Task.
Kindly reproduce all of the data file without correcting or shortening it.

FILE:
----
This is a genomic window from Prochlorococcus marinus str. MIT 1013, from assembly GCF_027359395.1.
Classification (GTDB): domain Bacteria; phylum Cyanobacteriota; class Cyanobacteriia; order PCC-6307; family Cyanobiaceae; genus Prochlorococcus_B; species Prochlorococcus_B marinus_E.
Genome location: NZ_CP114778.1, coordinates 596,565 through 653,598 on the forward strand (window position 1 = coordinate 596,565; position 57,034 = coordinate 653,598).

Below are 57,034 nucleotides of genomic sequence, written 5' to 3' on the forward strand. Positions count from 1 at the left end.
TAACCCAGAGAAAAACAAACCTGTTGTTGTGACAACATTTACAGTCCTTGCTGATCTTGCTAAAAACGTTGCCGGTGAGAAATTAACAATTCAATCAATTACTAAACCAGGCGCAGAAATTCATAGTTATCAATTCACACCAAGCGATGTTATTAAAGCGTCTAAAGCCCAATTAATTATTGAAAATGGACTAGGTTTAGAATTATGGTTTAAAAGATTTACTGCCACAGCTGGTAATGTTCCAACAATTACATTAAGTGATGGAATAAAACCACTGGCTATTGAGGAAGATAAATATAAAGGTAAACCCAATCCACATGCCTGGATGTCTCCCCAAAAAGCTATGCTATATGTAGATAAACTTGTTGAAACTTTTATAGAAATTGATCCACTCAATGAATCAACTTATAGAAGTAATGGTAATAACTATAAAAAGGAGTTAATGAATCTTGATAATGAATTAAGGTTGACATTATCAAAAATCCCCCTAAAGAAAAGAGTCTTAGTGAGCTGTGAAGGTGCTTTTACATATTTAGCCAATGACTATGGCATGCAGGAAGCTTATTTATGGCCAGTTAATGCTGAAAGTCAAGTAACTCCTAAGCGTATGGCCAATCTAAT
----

This is a genomic window from Prochlorococcus marinus str. MIT 1013, from assembly GCF_027359395.1.
Classification (GTDB): domain Bacteria; phylum Cyanobacteriota; class Cyanobacteriia; order PCC-6307; family Cyanobiaceae; genus Prochlorococcus_B; species Prochlorococcus_B marinus_E.
Genome location: NZ_CP114778.1, coordinates 596,565 through 653,598 on the forward strand (window position 1 = coordinate 596,565; position 57,034 = coordinate 653,598).

Below are 57,034 nucleotides of genomic sequence, written 5' to 3' on the forward strand. Positions count from 1 at the left end.
TAACCCAGAGAAAAACAAACCTGTTGTTGTGACAACATTTACAGTCCTTGCTGATCTTGCTAAAAACGTTGCCGGTGAGAAATTAACAATTCAATCAATTACTAAACCAGGCGCAGAAATTCATAGTTATCAATTCACACCAAGCGATGTTATTAAAGCGTCTAAAGCCCAATTAATTATTGAAAATGGACTAGGTTTAGAATTATGGTTTAAAAGATTTACTGCCACAGCTGGTAATGTTCCAACAATTACATTAAGTGATGGAATAAAACCACTGGCTATTGAGGAAGATAAATATAAAGGTAAACCCAATCCACATGCCTGGATGTCTCCCCAAAAAGCTATGCTATATGTAGATAAACTTGTTGAAACTTTTATAGAAATTGATCCACTCAATGAATCAACTTATAGAAGTAATGGTAATAACTATAAAAAGGAGTTAATGAATCTTGATAATGAATTAAGGTTGACATTATCAAAAATCCCCCTAAAGAAAAGAGTCTTAGTGAGCTGTGAAGGTGCTTTTACATATTTAGCCAATGACTATGGCATGCAGGAAGCTTATTTATGGCCAGTTAATGCTGAAAGTCAAGTAACTCCTAAGCGTATGGCCAATCTAAT